MAR 21, 2018 09:49 AM PDT
Deforestation in the Amazon: There may be no going back
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Can you imagine the world without the Amazon rainforest? It’s an image that none of us want to see, and yet the reality of it may be inevitable. A piece published in the journal Science Advances cautions that deforestation in the Amazon may be on the brink of a point of no return and that our world’s beloved rainforest could turn into savanna.

Previous studies in the Amazon have helped to understand its unique and complex ecosystem, which supports the most biodiversity in the world. One aspect of the biome is that it produces roughly one half of its own rainfall. This occurs when trees undergo the process of transpiration and release moisture in the air. Because of the immeasurably vast number of trees in Amazonia, this process releases a huge amount of moisture into the air and can form small clouds over the rainforests, and in turn, really make it rain.

But the editorial asks if the rainforest will be able to continue this unique rain-making process that drives its ecosystems without all the trees. In their own words, co-authors Thomas Lovejoy, a professor at George Mason University in the United States, and Carlos Nobre, chair of Brazil's National Institute of Science & Technology (INCT) for Climate Change, say that "The Amazon system is close to a tipping point." The urgency of this statement is not overemphasized.

Based on calculations from a 2016 study published in PNAS, the authors write that with the combination of climate change, deforestation, agricultural burning, and clearing for cattle pastures, the point-of-no-return for Amazonia will be when 20-25% of the region has been deforested. Older studies had estimated this number to be at 40%, but due to the culmination of so many drastic factors which have become more consumptive since the 1970s, that number has been adjusted.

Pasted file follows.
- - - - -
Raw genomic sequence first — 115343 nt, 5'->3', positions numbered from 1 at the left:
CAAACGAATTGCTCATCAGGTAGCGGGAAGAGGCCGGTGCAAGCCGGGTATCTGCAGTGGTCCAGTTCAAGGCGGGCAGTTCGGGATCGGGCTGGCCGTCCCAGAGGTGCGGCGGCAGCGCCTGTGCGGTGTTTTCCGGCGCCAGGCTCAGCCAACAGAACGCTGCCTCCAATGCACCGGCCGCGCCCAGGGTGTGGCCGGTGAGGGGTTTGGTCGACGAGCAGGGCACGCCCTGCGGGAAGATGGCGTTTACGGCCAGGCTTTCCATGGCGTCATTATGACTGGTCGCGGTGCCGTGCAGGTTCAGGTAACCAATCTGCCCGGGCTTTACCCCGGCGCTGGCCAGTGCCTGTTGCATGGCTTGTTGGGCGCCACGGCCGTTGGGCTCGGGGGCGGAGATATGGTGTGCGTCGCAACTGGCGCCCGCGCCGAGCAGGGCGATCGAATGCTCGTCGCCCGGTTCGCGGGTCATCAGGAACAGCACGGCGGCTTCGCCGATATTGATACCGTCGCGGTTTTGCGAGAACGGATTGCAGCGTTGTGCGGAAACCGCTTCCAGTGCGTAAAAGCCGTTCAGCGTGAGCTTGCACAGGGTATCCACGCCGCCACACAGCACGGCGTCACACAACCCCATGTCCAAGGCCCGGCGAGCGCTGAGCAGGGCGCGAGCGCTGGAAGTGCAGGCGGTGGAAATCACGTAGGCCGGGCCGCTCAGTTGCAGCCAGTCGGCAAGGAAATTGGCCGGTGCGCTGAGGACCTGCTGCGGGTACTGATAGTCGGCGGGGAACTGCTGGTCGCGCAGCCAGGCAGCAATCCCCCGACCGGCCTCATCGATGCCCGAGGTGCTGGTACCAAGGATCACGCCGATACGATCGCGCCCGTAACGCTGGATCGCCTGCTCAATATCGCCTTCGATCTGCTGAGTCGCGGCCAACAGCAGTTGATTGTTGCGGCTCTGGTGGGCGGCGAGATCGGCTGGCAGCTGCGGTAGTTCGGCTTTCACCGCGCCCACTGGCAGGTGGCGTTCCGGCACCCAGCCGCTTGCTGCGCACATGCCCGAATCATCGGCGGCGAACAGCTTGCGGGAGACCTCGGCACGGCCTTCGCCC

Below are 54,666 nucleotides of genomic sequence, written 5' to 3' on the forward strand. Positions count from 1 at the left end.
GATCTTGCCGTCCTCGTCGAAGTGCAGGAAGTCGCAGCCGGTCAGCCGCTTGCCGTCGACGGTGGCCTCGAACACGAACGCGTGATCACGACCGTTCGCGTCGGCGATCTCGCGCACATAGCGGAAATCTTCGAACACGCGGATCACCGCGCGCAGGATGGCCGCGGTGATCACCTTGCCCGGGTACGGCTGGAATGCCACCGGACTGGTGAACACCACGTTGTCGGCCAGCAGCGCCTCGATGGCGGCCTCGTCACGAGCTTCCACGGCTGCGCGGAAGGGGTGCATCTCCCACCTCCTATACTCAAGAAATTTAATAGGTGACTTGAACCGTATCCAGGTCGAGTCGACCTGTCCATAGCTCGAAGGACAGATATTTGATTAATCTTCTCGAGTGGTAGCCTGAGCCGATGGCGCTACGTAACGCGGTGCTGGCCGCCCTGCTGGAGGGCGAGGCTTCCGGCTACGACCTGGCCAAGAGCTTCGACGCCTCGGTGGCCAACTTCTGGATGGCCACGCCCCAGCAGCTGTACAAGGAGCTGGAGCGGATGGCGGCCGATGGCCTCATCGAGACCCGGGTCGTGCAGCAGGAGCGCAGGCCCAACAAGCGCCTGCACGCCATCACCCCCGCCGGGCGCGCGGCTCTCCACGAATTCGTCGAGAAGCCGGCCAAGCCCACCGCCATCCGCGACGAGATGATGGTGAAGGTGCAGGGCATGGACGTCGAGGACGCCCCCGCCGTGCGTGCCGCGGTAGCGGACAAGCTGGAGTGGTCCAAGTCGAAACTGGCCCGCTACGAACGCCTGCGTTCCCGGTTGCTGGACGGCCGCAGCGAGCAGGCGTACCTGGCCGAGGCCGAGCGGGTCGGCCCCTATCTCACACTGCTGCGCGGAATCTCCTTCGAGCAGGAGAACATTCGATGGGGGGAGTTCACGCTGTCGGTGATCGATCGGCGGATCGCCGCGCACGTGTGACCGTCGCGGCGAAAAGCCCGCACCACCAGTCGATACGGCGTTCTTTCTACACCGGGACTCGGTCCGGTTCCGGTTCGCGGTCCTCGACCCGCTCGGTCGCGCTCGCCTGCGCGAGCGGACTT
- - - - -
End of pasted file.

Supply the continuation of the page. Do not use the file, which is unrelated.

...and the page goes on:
It’s at that percentage, say the co-authors, when the hydrological cycle will be so impacted that vegetation will turn from rainforest ecosystems to savanna, covered with shrubs instead of trees.

"If there were no human activity in the Amazon, a megadrought would cause the loss of a certain number of trees, but they would grow back in a year with abundant rainfall, restoring the forest to equilibrium. When you have a megadrought combined with widespread use of fire, the forest's capacity for regeneration diminishes," said Nobre.

Amazonia supports the most biodiversity anywhere on Earth. Photo: The Economist

Brazil, the nation which holds the largest area of Amazonia in its boundaries, promised to reforest 12 million hectares by 2030 in the Paris climate agreement. Nobre says if Brazil keeps this promise, in addition to halting deforestation completely, “totally deforested areas will account for approximately 16%-17% of the Amazon by 2030”. That’s close to the tipping point - but might just be enough to stave it off. But to do so, action is needed now! The authors suggest building a “safety margin” zone that could act as a buffer to deforestation, thus protecting intact forests.

Sources: Science Daily, Science Advances

  • Kathryn is a curious world-traveller interested in the intersection between nature, culture, history, and people. She currently lives in Colombia.

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